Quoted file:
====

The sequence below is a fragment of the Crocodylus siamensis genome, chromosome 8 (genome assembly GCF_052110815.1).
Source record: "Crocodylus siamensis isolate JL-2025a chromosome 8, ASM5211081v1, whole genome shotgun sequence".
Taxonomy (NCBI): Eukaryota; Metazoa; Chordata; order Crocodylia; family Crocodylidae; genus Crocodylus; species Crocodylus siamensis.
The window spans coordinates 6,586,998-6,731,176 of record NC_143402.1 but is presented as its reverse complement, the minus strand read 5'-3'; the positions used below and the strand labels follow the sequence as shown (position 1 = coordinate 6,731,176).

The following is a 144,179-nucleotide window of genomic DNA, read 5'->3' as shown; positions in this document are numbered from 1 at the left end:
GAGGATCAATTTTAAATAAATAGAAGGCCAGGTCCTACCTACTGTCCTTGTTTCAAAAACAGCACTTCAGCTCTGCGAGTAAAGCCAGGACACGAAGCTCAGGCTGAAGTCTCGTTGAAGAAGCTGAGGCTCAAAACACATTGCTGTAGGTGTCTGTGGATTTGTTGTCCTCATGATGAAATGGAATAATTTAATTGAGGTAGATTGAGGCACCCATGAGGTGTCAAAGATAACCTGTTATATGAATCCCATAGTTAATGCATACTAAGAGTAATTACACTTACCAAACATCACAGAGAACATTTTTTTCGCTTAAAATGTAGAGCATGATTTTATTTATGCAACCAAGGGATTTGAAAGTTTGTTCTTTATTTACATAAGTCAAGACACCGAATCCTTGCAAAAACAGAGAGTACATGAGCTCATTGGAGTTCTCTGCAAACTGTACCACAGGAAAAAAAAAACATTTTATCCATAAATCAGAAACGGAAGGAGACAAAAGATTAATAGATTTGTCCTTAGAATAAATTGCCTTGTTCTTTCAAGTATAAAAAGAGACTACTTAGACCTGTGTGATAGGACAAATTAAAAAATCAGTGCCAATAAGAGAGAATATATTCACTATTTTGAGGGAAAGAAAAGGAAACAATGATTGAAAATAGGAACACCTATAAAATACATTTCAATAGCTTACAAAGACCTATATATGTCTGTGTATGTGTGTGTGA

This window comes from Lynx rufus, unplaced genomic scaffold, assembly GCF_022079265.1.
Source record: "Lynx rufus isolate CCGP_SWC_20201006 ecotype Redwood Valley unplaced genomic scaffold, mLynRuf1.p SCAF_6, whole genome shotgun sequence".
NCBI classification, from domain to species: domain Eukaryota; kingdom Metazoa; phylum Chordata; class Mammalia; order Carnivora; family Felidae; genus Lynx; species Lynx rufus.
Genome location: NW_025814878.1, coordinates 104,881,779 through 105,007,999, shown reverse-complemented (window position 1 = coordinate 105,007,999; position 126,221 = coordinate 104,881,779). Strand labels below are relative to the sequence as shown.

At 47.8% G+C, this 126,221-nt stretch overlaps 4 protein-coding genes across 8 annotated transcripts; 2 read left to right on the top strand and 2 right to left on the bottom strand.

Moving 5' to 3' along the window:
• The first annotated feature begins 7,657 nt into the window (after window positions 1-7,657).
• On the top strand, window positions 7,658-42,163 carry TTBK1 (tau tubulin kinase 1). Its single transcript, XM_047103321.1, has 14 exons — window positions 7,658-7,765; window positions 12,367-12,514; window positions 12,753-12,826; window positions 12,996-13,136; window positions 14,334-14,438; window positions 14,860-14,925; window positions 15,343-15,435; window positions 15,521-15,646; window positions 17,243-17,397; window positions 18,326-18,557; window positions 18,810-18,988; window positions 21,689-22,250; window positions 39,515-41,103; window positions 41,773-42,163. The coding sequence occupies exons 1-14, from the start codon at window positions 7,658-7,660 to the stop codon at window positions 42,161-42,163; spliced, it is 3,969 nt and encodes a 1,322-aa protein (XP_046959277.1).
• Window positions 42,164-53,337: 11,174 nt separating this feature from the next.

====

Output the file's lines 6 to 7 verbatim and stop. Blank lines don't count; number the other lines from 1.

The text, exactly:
GAGGATCAATTTTAAATAAATAGAAGGCCAGGTCCTACCTACTGTCCTTGTTTCAAAAACAGCACTTCAGCTCTGCGAGTAAAGCCAGGACACGAAGCTCAGGCTGAAGTCTCGTTGAAGAAGCTGAGGCTCAAAACACATTGCTGTAGGTGTCTGTGGATTTGTTGTCCTCATGATGAAATGGAATAATTTAATTGAGGTAGATTGAGGCACCCATGAGGTGTCAAAGATAACCTGTTATATGAATCCCATAGTTAATGCATACTAAGAGTAATTACACTTACCAAACATCACAGAGAACATTTTTTTCGCTTAAAATGTAGAGCATGATTTTATTTATGCAACCAAGGGATTTGAAAGTTTGTTCTTTATTTACATAAGTCAAGACACCGAATCCTTGCAAAAACAGAGAGTACATGAGCTCATTGGAGTTCTCTGCAAACTGTACCACAGGAAAAAAAAAACATTTTATCCATAAATCAGAAACGGAAGGAGACAAAAGATTAATAGATTTGTCCTTAGAATAAATTGCCTTGTTCTTTCAAGTATAAAAAGAGACTACTTAGACCTGTGTGATAGGACAAATTAAAAAATCAGTGCCAATAAGAGAGAATATATTCACTATTTTGAGGGAAAGAAAAGGAAACAATGATTGAAAATAGGAACACCTATAAAATACATTTCAATAGCTTACAAAGACCTATATATGTCTGTGTATGTGTGTGTGA

This window comes from Lynx rufus, unplaced genomic scaffold, assembly GCF_022079265.1.